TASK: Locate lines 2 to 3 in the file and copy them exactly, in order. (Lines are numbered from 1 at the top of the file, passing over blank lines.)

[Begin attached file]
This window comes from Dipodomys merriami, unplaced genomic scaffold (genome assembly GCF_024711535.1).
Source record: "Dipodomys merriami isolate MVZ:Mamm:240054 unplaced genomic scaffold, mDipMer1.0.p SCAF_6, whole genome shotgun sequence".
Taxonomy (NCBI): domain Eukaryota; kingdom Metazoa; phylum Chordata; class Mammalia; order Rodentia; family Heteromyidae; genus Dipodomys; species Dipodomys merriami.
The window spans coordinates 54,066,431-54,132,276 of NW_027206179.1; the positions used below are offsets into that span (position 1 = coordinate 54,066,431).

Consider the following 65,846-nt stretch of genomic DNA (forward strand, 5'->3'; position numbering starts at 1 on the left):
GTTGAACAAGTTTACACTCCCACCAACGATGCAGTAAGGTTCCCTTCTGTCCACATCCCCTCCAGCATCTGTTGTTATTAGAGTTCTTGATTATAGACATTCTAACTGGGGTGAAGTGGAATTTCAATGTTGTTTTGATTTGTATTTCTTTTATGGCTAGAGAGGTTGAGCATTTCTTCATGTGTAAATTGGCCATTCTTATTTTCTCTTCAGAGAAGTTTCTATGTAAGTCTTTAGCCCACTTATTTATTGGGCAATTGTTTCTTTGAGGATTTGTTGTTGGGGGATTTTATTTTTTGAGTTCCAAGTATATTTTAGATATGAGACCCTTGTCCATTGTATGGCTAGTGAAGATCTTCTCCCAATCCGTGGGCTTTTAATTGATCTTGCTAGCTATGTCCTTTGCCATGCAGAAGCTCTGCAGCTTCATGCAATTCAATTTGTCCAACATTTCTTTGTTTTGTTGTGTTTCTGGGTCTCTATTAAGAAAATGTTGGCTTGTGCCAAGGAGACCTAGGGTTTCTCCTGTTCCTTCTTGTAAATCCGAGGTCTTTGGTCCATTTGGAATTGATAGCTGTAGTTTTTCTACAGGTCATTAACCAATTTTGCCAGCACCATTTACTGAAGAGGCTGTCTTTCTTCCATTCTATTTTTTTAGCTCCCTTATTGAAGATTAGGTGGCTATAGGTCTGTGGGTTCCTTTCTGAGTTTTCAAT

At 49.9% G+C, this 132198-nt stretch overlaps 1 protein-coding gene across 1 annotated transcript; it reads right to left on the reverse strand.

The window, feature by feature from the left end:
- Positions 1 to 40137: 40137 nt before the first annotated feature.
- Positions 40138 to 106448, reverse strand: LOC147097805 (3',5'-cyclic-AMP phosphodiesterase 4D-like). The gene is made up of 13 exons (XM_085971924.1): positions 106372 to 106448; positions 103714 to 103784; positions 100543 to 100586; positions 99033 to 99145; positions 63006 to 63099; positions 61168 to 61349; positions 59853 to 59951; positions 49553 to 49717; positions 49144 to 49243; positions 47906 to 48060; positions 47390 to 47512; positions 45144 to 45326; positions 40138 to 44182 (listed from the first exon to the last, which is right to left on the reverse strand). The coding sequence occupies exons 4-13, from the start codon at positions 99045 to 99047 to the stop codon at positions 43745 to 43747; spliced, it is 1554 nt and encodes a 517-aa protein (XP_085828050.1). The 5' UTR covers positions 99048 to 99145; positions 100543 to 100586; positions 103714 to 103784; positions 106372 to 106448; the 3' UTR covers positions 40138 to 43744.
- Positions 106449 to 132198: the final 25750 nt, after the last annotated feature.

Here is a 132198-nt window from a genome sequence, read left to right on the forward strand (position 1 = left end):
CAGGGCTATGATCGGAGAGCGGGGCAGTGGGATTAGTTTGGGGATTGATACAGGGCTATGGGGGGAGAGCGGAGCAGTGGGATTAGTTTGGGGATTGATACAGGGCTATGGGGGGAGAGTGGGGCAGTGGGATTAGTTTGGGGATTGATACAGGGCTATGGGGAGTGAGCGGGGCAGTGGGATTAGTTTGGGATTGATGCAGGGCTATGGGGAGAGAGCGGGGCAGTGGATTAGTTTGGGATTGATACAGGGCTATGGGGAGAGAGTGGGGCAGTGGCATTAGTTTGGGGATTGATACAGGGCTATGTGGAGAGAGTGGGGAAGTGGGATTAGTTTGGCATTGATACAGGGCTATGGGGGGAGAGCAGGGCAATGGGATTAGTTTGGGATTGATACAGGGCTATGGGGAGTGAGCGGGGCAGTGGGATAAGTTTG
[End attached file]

Source record: "Dipodomys merriami isolate MVZ:Mamm:240054 unplaced genomic scaffold, mDipMer1.0.p SCAF_6, whole genome shotgun sequence".
Taxonomy (NCBI): domain Eukaryota; kingdom Metazoa; phylum Chordata; class Mammalia; order Rodentia; family Heteromyidae; genus Dipodomys; species Dipodomys merriami.